Dave Mathew
Technical Writer
#audiotest #audiomeasurement #thebigsix

The "Big Six" Audio Measurements - Part I

Benchmarks. They are vital to ensure the R&D team produce a compelling new product or service and are essential on the production line of a manufacturing facility. In audio test, there are a small number of performance benchmarks that are most important when evaluating a device-under-test (DUT). We call them “The Big Six” measurements. These are:

• Level

• Frequency Response

• Total Harmonic Distortion plus Noise (THD+N)

• Phase

• Crosstalk

• Signal‑to‑Noise Ratio (SNR)

Granted, different audio devices require different approaches for test and measurement procedures. Yet, these six measurements are critical in a variety of applications. The first three of these measurements are defined below.


Level, also known as amplitude, describes how big the signal is. The greater the amplitude of the signal, the higher the level. One of the most basic audio measurements we can make, level is key in determining how much energy the device can output. Gain on the other hand, is a measurement that is commonly used for amplifiers. It’s the device’s output level divided by the device’s input level. Each DUT may have several level measurements that are of interest. Audio engineers must determine target levels. Examples include:

• An input level that produces a given output level, such as 1 volt, or 1 watt, or unity gain;

• An input level that produces a certain output distortion, such as 1% THD+N;

• An level that provides good noise performance with comfortable headroom, often called the operating level;

• An input or output level specified in a test requirements document.

Any of these levels may be used as a reference level on which we can base further measurements. Frequency response measurements, for example, are expressed relative to the level of a mid‑band frequency; THD+N measurements are made at specified levels, which should be reported in the results.

Gain Considerations for Level Measurements

The ratio of a DUT’s output voltage level to its input voltage level is the voltage gain of the DUT. For example, in a DUT with a gain of 2, an applied input of 2 volts will produce an output of 4 volts. A gain of 1, where the output voltage equals the input voltage, is called unity gain.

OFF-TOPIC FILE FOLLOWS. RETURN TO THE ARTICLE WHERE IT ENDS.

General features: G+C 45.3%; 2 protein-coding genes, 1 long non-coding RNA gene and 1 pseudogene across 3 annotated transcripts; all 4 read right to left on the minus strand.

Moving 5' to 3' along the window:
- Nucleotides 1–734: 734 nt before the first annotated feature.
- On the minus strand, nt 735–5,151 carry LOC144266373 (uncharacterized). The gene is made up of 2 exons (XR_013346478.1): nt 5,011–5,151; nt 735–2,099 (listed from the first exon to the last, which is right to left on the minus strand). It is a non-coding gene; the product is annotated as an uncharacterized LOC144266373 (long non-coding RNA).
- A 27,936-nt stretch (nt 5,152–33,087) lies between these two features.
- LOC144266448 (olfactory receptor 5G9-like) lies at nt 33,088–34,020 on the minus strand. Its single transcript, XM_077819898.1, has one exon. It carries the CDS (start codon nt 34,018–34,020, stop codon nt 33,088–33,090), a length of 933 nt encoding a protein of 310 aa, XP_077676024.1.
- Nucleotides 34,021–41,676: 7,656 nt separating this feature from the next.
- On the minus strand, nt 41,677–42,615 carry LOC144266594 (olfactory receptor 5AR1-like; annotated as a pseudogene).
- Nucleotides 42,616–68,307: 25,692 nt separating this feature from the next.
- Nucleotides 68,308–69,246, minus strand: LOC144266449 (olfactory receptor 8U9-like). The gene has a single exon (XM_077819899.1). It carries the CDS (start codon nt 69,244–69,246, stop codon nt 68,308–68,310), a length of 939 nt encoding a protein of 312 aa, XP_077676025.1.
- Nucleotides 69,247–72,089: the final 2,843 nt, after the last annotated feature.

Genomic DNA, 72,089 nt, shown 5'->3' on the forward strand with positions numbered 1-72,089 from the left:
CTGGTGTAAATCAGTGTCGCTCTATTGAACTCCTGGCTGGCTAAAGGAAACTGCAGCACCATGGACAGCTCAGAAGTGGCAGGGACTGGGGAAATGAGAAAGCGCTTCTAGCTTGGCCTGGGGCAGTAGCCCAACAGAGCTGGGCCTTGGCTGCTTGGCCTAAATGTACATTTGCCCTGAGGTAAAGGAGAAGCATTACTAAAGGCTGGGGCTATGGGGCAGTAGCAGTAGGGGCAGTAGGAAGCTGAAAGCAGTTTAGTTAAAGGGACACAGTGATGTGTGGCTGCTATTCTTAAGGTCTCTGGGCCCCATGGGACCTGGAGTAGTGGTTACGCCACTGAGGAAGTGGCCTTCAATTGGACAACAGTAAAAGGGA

Some DUTs offer no gain adjustments and are said to have fixed gain. The gain may be fixed at unity, or at some other value.

Measuring Level in Variable Gain DUTs

A DUT with a volume control or other setting that affects gain is a variable gain device. When setting and measuring level, it is essential to consider whether the DUT gain is variable and, if it is, how to set the DUT controls for the desired test results.

Frequency Response

A frequency response measurement reports the output levels of a DUT when stimulated with different frequencies of known level. The simplest of all frequency response measurements consists of only two or three tones, the first near the middle of a DUT’s usable frequency range and followed by a tone near the higher extreme of the range and sometimes a tone near the lower extreme. Assuming the tones are all generated at the same level, the DUT’s output levels describe its response to these different frequencies.

Full‑range frequency response measurements can be made by several different methods, the classic being a sweep of a sine wave from the lowest frequency in the range to the highest, the results plotted on a graph. A “flat” response describes the shape of a graph where the DUT responds equally at all frequencies, producing a trace with a slope of 0 and with minimal variations. Below is an example of a typical DUT flat frequency response curve.

Figure 1: Typical DUT flat frequency response curve.


THD+N stands for Total Harmonic Distortion plus Noise.

Harmonic distortion is the unwanted addition of new tones to the audio signal. These tones are harmonically-related tones to the original signal. When the signal is one sine wave of frequency f1, harmonic tones are f2, f3, etc., at integral multiples of the original tone. Total harmonic distortion is the sum of all the harmonics measured in the DUT’s bandwidth.

Why THD+N? Why not just measure THD (the distortion) and N (the noise) individually?

Well, at first glance it makes sense. However, in the pre-FFT days of audio measurement, it was difficult to measure the THD by itself, without the noise, but it was relatively simple to measure the THD and the N together. So, the accepted techniques handed down from years past specify THD+N, because that’s what was practical. In addition, THD+N is a convenient and telling single‑number mark of performance, widely understood and accepted.

For a more in-depth look at THD+N, read Joe Begin’s post about the measurement.

To be continued…